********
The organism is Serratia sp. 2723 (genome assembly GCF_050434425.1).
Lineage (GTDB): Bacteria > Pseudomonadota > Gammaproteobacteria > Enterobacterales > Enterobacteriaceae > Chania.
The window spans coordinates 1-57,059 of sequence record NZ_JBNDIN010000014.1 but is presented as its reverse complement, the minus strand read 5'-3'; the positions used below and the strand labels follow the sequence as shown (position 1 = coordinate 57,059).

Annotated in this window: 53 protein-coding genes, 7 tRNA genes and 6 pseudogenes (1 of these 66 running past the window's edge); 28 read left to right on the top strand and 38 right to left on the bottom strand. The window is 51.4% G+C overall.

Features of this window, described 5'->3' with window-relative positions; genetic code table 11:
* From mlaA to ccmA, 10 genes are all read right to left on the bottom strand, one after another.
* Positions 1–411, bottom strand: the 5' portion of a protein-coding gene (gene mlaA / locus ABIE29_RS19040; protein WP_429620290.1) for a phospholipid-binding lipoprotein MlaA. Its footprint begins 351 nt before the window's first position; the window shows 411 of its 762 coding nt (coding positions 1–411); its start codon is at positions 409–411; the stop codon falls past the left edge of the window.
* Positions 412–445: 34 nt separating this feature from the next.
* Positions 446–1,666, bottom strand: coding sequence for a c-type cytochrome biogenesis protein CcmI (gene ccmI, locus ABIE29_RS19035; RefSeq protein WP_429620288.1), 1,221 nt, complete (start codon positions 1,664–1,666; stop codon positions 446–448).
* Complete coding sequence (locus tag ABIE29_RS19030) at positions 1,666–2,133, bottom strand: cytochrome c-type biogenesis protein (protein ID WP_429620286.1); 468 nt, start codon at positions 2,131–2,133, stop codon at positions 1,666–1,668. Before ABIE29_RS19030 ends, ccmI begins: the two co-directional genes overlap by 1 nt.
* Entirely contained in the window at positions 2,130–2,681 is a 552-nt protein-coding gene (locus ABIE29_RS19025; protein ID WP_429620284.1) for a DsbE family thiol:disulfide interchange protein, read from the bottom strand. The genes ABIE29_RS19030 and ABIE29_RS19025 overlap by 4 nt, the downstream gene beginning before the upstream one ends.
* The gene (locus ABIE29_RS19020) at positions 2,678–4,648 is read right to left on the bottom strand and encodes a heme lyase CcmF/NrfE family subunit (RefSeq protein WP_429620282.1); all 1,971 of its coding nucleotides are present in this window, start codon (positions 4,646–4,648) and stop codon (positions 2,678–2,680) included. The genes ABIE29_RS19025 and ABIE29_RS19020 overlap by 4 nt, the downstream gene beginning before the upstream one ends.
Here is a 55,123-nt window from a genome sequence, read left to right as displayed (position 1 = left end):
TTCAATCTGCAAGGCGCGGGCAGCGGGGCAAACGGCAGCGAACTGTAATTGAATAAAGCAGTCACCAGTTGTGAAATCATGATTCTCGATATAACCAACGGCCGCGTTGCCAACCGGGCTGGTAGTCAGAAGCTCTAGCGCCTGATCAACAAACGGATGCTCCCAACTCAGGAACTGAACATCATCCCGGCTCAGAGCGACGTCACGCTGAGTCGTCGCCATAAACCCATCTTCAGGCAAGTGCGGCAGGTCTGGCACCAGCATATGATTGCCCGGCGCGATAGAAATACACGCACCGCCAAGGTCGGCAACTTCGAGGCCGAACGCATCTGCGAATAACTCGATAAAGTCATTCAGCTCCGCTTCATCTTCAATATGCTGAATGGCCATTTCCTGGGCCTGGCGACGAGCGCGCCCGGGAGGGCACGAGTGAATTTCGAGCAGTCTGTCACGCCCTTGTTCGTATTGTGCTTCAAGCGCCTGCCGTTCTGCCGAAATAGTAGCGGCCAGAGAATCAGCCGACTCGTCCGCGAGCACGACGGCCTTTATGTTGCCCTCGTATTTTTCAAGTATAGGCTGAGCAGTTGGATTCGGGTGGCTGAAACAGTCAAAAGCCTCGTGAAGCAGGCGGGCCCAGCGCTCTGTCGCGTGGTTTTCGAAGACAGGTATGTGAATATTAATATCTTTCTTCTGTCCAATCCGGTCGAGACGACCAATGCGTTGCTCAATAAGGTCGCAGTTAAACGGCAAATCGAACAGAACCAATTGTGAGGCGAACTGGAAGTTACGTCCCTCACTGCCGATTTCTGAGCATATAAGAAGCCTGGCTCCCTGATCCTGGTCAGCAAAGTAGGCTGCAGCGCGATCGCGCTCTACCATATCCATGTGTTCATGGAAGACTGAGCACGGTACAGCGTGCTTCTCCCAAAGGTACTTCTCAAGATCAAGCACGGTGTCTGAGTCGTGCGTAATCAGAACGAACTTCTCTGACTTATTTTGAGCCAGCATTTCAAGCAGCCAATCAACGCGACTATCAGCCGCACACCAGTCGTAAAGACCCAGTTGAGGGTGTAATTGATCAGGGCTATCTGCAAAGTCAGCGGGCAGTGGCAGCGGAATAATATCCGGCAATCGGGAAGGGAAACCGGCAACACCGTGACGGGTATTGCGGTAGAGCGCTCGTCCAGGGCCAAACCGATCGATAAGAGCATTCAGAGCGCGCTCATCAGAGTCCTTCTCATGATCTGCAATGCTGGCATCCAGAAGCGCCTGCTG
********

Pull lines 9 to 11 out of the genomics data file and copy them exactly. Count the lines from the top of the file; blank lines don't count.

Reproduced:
* Positions 446–1,666, bottom strand: coding sequence for a c-type cytochrome biogenesis protein CcmI (gene ccmI, locus ABIE29_RS19035; RefSeq protein WP_429620288.1), 1,221 nt, complete (start codon positions 1,664–1,666; stop codon positions 446–448).
* Complete coding sequence (locus tag ABIE29_RS19030) at positions 1,666–2,133, bottom strand: cytochrome c-type biogenesis protein (protein ID WP_429620286.1); 468 nt, start codon at positions 2,131–2,133, stop codon at positions 1,666–1,668. Before ABIE29_RS19030 ends, ccmI begins: the two co-directional genes overlap by 1 nt.
* Entirely contained in the window at positions 2,130–2,681 is a 552-nt protein-coding gene (locus ABIE29_RS19025; protein ID WP_429620284.1) for a DsbE family thiol:disulfide interchange protein, read from the bottom strand. The genes ABIE29_RS19030 and ABIE29_RS19025 overlap by 4 nt, the downstream gene beginning before the upstream one ends.